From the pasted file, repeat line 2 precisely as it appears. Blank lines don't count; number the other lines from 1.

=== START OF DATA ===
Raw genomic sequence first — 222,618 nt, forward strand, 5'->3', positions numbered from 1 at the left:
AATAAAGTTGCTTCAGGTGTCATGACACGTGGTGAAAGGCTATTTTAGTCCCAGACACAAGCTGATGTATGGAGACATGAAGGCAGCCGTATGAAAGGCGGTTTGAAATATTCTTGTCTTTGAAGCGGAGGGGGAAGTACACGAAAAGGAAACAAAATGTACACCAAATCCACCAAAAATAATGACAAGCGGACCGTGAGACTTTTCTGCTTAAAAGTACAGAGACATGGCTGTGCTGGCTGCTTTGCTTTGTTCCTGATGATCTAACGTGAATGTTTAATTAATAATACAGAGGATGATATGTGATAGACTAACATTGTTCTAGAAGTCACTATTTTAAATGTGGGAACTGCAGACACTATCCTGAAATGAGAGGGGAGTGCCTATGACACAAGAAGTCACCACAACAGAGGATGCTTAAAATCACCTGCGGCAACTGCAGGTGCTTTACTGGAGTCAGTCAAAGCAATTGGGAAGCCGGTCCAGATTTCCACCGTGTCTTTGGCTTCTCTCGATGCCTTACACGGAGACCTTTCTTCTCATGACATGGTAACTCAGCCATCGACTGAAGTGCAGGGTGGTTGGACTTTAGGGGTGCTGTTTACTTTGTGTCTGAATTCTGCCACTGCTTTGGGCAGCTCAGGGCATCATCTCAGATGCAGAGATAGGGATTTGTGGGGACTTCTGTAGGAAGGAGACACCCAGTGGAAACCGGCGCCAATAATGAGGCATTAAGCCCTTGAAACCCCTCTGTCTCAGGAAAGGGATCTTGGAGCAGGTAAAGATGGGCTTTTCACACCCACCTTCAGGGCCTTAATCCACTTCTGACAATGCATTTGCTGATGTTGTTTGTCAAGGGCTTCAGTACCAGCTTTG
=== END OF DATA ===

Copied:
AATAAAGTTGCTTCAGGTGTCATGACACGTGGTGAAAGGCTATTTTAGTCCCAGACACAAGCTGATGTATGGAGACATGAAGGCAGCCGTATGAAAGGCGGTTTGAAATATTCTTGTCTTTGAAGCGGAGGGGGAAGTACACGAAAAGGAAACAAAATGTACACCAAATCCACCAAAAATAATGACAAGCGGACCGTGAGACTTTTCTGCTTAAAAGTACAGAGACATGGCTGTGCTGGCTGCTTTGCTTTGTTCCTGATGATCTAACGTGAATGTTTAATTAATAATACAGAGGATGATATGTGATAGACTAACATTGTTCTAGAAGTCACTATTTTAAATGTGGGAACTGCAGACACTATCCTGAAATGAGAGGGGAGTGCCTATGACACAAGAAGTCACCACAACAGAGGATGCTTAAAATCACCTGCGGCAACTGCAGGTGCTTTACTGGAGTCAGTCAAAGCAATTGGGAAGCCGGTCCAGATTTCCACCGTGTCTTTGGCTTCTCTCGATGCCTTACACGGAGACCTTTCTTCTCATGACATGGTAACTCAGCCATCGACTGAAGTGCAGGGTGGTTGGACTTTAGGGGTGCTGTTTACTTTGTGTCTGAATTCTGCCACTGCTTTGGGCAGCTCAGGGCATCATCTCAGATGCAGAGATAGGGATTTGTGGGGACTTCTGTAGGAAGGAGACACCCAGTGGAAACCGGCGCCAATAATGAGGCATTAAGCCCTTGAAACCCCTCTGTCTCAGGAAAGGGATCTTGGAGCAGGTAAAGATGGGCTTTTCACACCCACCTTCAGGGCCTTAATCCACTTCTGACAATGCATTTGCTGATGTTGTTTGTCAAGGGCTTCAGTACCAGCTTTG